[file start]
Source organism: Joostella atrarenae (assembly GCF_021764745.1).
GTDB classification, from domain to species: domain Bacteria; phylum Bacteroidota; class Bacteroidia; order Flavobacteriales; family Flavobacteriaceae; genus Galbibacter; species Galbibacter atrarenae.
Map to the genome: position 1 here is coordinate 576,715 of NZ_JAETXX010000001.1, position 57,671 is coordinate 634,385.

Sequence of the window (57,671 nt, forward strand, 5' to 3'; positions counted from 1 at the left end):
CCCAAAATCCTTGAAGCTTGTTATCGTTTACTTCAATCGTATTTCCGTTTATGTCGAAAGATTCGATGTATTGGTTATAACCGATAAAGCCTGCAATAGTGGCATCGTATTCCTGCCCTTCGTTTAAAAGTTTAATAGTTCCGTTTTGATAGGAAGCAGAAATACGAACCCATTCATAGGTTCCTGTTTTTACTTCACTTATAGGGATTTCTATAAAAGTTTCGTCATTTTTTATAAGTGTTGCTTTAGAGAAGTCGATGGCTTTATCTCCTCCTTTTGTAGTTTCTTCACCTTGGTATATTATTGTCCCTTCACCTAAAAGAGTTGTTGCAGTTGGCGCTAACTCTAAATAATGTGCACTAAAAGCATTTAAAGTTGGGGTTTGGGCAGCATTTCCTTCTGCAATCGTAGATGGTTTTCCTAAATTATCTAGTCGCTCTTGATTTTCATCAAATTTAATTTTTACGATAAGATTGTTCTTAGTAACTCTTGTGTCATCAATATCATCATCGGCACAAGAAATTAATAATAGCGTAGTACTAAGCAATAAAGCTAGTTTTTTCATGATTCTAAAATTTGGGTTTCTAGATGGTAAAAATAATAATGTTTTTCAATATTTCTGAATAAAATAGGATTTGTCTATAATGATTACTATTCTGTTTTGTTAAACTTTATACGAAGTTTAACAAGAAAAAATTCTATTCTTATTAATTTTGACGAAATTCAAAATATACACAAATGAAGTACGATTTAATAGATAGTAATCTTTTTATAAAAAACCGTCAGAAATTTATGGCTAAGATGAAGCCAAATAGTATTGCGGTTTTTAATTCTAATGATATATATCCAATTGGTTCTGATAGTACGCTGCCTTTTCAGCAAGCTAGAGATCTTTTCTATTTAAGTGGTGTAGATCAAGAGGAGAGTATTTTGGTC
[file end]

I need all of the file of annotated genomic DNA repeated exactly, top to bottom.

Source organism: Joostella atrarenae (assembly GCF_021764745.1).
GTDB classification, from domain to species: domain Bacteria; phylum Bacteroidota; class Bacteroidia; order Flavobacteriales; family Flavobacteriaceae; genus Galbibacter; species Galbibacter atrarenae.
Map to the genome: position 1 here is coordinate 576,715 of NZ_JAETXX010000001.1, position 57,671 is coordinate 634,385.

Sequence of the window (57,671 nt, forward strand, 5' to 3'; positions counted from 1 at the left end):
CCCAAAATCCTTGAAGCTTGTTATCGTTTACTTCAATCGTATTTCCGTTTATGTCGAAAGATTCGATGTATTGGTTATAACCGATAAAGCCTGCAATAGTGGCATCGTATTCCTGCCCTTCGTTTAAAAGTTTAATAGTTCCGTTTTGATAGGAAGCAGAAATACGAACCCATTCATAGGTTCCTGTTTTTACTTCACTTATAGGGATTTCTATAAAAGTTTCGTCATTTTTTATAAGTGTTGCTTTAGAGAAGTCGATGGCTTTATCTCCTCCTTTTGTAGTTTCTTCACCTTGGTATATTATTGTCCCTTCACCTAAAAGAGTTGTTGCAGTTGGCGCTAACTCTAAATAATGTGCACTAAAAGCATTTAAAGTTGGGGTTTGGGCAGCATTTCCTTCTGCAATCGTAGATGGTTTTCCTAAATTATCTAGTCGCTCTTGATTTTCATCAAATTTAATTTTTACGATAAGATTGTTCTTAGTAACTCTTGTGTCATCAATATCATCATCGGCACAAGAAATTAATAATAGCGTAGTACTAAGCAATAAAGCTAGTTTTTTCATGATTCTAAAATTTGGGTTTCTAGATGGTAAAAATAATAATGTTTTTCAATATTTCTGAATAAAATAGGATTTGTCTATAATGATTACTATTCTGTTTTGTTAAACTTTATACGAAGTTTAACAAGAAAAAATTCTATTCTTATTAATTTTGACGAAATTCAAAATATACACAAATGAAGTACGATTTAATAGATAGTAATCTTTTTATAAAAAACCGTCAGAAATTTATGGCTAAGATGAAGCCAAATAGTATTGCGGTTTTTAATTCTAATGATATATATCCAATTGGTTCTGATAGTACGCTGCCTTTTCAGCAAGCTAGAGATCTTTTCTATTTAAGTGGTGTAGATCAAGAGGAGAGTATTTTGGTC